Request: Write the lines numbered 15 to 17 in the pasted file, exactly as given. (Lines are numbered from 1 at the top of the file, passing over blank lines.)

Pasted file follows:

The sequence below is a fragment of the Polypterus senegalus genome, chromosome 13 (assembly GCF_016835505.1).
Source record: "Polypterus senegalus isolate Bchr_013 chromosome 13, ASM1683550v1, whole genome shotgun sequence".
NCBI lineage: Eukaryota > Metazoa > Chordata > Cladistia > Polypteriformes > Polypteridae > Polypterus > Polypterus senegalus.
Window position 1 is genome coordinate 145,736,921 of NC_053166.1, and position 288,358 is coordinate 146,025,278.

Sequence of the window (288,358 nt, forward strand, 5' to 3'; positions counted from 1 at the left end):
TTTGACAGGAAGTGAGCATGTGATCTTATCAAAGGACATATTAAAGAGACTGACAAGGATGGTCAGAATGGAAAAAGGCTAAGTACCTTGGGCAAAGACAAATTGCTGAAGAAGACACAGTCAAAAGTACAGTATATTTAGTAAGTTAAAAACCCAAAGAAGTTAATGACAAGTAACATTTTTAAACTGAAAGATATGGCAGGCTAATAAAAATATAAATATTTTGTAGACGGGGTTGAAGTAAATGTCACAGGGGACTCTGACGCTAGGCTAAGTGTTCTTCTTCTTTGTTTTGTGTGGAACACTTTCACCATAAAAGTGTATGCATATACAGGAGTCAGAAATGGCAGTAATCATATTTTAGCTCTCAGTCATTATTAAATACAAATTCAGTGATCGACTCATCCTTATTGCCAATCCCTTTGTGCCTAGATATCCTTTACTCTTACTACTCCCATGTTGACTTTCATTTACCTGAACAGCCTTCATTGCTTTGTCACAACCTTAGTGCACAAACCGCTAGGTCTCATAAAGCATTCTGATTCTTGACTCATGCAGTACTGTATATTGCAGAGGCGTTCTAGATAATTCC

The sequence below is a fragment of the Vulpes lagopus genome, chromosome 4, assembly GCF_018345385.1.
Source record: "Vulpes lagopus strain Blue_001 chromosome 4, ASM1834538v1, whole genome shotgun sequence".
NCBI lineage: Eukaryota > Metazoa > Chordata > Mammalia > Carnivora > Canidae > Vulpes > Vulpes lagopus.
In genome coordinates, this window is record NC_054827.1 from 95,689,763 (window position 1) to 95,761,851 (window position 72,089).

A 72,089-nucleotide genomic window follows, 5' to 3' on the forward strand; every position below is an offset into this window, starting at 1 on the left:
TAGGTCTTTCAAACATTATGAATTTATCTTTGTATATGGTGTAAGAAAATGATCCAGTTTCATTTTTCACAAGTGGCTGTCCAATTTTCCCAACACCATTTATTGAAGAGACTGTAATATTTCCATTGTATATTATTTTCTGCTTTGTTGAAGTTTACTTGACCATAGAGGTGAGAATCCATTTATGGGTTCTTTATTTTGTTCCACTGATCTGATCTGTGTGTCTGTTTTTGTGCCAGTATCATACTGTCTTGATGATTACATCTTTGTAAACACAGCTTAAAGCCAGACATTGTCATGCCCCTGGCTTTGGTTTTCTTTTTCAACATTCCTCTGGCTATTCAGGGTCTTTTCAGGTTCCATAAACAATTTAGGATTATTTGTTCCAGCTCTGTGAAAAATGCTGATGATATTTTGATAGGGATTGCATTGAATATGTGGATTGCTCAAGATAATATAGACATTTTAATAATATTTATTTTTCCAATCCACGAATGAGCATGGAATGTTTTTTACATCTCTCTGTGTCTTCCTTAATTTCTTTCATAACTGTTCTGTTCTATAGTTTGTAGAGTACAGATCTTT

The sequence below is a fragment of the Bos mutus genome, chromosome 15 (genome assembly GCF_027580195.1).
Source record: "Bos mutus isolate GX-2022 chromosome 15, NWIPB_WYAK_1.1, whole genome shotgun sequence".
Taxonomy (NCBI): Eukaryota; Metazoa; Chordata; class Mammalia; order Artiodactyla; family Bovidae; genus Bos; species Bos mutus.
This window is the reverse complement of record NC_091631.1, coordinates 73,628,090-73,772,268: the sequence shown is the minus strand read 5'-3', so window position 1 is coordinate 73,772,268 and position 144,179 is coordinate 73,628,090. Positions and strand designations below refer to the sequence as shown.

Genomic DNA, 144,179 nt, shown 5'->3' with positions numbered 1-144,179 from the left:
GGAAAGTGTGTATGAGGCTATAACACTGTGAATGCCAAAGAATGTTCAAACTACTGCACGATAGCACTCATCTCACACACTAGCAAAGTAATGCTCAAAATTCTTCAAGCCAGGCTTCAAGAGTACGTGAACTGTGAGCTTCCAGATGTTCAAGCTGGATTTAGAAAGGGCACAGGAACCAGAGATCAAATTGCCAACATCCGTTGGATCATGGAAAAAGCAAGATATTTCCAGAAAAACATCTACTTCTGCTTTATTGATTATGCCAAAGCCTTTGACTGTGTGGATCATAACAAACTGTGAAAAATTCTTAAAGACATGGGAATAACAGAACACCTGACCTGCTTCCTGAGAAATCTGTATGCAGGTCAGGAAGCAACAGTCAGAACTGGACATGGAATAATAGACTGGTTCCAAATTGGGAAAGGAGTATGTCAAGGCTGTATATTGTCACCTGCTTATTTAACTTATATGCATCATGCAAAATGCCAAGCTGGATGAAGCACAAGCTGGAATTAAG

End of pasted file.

Taxonomy (NCBI): Eukaryota; Metazoa; Chordata; class Mammalia; order Artiodactyla; family Bovidae; genus Bos; species Bos mutus.
This window is the reverse complement of record NC_091631.1, coordinates 73,628,090-73,772,268: the sequence shown is the minus strand read 5'-3', so window position 1 is coordinate 73,772,268 and position 144,179 is coordinate 73,628,090. Positions and strand designations below refer to the sequence as shown.

Genomic DNA, 144,179 nt, shown 5'->3' with positions numbered 1-144,179 from the left: